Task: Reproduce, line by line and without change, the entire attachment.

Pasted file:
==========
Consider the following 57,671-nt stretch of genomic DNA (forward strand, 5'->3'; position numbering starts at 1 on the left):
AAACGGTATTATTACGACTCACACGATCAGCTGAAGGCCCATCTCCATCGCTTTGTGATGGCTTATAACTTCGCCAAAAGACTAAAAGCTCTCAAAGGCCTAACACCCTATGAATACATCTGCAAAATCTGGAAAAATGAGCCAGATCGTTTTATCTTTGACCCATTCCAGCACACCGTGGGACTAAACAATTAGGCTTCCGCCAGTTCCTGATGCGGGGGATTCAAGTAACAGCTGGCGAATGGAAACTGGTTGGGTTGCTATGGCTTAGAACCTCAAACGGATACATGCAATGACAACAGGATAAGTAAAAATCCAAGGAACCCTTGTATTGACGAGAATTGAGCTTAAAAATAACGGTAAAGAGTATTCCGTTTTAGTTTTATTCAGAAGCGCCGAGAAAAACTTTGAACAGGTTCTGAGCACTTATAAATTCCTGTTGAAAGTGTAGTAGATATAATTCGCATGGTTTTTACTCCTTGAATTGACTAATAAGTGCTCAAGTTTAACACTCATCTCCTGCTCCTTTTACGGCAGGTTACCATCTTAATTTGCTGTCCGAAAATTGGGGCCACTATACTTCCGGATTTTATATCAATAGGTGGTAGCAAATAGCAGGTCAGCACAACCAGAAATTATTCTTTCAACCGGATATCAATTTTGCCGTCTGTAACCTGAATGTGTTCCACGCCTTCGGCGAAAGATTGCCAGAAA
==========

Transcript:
Consider the following 57,671-nt stretch of genomic DNA (forward strand, 5'->3'; position numbering starts at 1 on the left):
AAACGGTATTATTACGACTCACACGATCAGCTGAAGGCCCATCTCCATCGCTTTGTGATGGCTTATAACTTCGCCAAAAGACTAAAAGCTCTCAAAGGCCTAACACCCTATGAATACATCTGCAAAATCTGGAAAAATGAGCCAGATCGTTTTATCTTTGACCCATTCCAGCACACCGTGGGACTAAACAATTAGGCTTCCGCCAGTTCCTGATGCGGGGGATTCAAGTAACAGCTGGCGAATGGAAACTGGTTGGGTTGCTATGGCTTAGAACCTCAAACGGATACATGCAATGACAACAGGATAAGTAAAAATCCAAGGAACCCTTGTATTGACGAGAATTGAGCTTAAAAATAACGGTAAAGAGTATTCCGTTTTAGTTTTATTCAGAAGCGCCGAGAAAAACTTTGAACAGGTTCTGAGCACTTATAAATTCCTGTTGAAAGTGTAGTAGATATAATTCGCATGGTTTTTACTCCTTGAATTGACTAATAAGTGCTCAAGTTTAACACTCATCTCCTGCTCCTTTTACGGCAGGTTACCATCTTAATTTGCTGTCCGAAAATTGGGGCCACTATACTTCCGGATTTTATATCAATAGGTGGTAGCAAATAGCAGGTCAGCACAACCAGAAATTATTCTTTCAACCGGATATCAATTTTGCCGTCTGTAACCTGAATGTGTTCCACGCCTTCGGCGAAAGATTGCCAGAAA